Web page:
This is the number of tech workers at Google, Uber, and Amazon that lied on their resumes

According to a survey conducted by Blind of tech workers at major companies including Amazon and Google, only 10% of them lie on their resume.

This surprising statistic is derived from a pool of 10,364 respondents who work in the technology sector, 9, 356 of which claim to be pretty honest when it comes to detailing their professional achievements when on the job hunt.

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The folks over at Blind additionally listed the employers that receive the highest volume of embellished resumes. The German-based multinational software corporation, SAP,  leads the charge with nearly 13%. Amazon followed close behind; the Blind survey found that a little more than 11% of applicants looking for jobs at Amazon lie on their resume.

Cisco, PayPal, and eBay also had some liars working for them. Check out the rest of the results in the chart below.

It’s much easier to get caught these days

Hireright’s report from back in 2017 revealed that 86% of employees were caught by recruiters lying on their resumes.

Technology has made it increasingly difficult to get away with intimating professional accomplishments that you haven’t actually earned.  The employment of applicant tracking systems has surged in the last few years, which are apps designed to force the cream to the top.  A series of keywords are established, allowing the technology to more efficiently sort through thousands of applicants and highlight the ones worthy of review.

Attempts to manipulate the effectiveness of these apps on the part of potential employees is often precluded by a myriad of ways. reports that many companies will use social media to better screen applicants after the process mentioned above. Executives are often well connected and have access to professionals from many different fields.

Asking your buddy Skeeter to pretend to be your former boss at Goldman Sachs might fall apart when a recruiter calls a colleague that actually works there even if it wasn’t the reference you listed; this is what’s known as a backdoor reference check.  Additionally, many firms purchase thorough online background checks.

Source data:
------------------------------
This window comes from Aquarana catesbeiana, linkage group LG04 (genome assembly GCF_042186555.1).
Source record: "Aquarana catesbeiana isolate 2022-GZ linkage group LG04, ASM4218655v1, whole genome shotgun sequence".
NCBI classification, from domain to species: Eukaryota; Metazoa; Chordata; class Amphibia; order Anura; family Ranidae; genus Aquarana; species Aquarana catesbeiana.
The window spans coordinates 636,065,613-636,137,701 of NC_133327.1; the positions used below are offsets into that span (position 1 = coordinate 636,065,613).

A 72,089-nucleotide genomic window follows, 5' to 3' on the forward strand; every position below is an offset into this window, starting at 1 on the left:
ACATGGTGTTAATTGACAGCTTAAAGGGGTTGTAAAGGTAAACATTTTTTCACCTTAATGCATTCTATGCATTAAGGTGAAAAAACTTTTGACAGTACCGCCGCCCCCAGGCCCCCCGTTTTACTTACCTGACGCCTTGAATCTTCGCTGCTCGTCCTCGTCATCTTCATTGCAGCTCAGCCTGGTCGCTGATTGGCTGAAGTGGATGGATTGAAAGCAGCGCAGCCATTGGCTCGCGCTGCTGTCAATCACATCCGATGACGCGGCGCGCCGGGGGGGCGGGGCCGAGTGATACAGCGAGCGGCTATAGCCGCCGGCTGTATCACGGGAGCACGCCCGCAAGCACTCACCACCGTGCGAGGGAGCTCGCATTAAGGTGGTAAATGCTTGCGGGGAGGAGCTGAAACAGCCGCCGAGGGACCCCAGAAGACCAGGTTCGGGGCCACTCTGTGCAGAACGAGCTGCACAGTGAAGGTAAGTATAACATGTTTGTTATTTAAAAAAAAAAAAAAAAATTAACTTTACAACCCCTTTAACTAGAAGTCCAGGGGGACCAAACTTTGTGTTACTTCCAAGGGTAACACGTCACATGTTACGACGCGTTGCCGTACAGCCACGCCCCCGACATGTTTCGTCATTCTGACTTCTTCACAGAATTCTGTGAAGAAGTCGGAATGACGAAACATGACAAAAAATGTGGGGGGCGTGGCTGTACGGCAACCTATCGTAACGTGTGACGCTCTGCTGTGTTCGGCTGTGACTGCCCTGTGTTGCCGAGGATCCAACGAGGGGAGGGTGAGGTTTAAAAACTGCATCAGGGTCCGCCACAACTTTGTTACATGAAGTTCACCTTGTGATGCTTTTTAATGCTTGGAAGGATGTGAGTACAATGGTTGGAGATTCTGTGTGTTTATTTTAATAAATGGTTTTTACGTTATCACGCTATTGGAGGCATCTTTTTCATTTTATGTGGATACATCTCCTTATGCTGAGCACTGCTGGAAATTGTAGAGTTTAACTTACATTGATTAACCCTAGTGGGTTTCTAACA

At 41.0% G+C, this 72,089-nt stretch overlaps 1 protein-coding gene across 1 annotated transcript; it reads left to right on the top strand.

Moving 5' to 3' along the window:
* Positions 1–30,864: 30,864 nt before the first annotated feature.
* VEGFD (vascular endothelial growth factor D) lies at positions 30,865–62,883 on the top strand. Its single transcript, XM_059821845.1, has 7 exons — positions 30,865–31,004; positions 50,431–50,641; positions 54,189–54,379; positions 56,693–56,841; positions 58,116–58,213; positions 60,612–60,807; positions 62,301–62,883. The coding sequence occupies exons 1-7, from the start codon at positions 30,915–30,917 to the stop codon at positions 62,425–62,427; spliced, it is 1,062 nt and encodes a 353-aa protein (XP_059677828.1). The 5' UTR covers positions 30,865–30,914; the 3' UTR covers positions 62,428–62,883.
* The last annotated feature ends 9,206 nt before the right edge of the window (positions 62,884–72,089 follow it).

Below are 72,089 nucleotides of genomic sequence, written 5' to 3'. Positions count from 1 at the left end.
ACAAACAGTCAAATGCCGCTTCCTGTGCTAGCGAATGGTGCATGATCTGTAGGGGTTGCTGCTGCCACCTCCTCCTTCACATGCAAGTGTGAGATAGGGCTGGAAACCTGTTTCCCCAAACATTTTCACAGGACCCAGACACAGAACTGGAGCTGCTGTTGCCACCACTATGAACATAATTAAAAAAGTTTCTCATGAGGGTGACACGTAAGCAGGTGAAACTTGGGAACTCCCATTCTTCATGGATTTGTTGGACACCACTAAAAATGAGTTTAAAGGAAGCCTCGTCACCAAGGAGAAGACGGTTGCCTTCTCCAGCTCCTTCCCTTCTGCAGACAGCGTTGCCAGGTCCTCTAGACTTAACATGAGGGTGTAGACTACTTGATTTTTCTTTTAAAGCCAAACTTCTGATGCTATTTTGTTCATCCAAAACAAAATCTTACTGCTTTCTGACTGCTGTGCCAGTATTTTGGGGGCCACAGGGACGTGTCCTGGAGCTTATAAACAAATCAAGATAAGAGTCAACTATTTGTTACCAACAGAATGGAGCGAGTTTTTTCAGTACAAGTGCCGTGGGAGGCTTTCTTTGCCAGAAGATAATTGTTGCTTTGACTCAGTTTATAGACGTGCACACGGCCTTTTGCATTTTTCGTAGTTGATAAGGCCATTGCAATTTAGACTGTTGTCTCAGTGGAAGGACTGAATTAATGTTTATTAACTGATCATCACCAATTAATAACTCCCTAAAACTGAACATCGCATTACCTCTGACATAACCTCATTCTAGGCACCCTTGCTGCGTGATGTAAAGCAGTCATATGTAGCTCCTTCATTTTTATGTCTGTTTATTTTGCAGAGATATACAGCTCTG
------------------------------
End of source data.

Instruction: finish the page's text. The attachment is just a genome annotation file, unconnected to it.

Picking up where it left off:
If lying applicants manage to circumvent all of these screening methods, they will still have to endure behavioral interviewing techniques, where recruiters ask specific questions based on attributes indexed in an individuals resume.

Even if you manage to bypass systems put in place to ensure quality applicants, Dawn Rosenberg McKay, a certified Career Development Facilitator and member of the National Career Development Association, smartly identifies the rabbit hole of perpetual dishonesty and pressure that will haunt you after you get hired. One lie often leads to another.

Mckay writes, “Once you tell a lie, there is always a risk that someone will discover the truth. Ask yourself if you are willing to live continually in fear of that happening. Will it be during the job interview? You may not be able to answer questions about the skill in question. Will your references rat you out when the prospective employer contacts them?”

Moreover, no-one really wins when you lie on your resume. As previously reported, a lot of job satisfaction survives on company-employee compatibility. The stress associated with being found out, combined with the malaise associated with committing to tasks you’re not particularly skilled in, will hinder productivity and well being.

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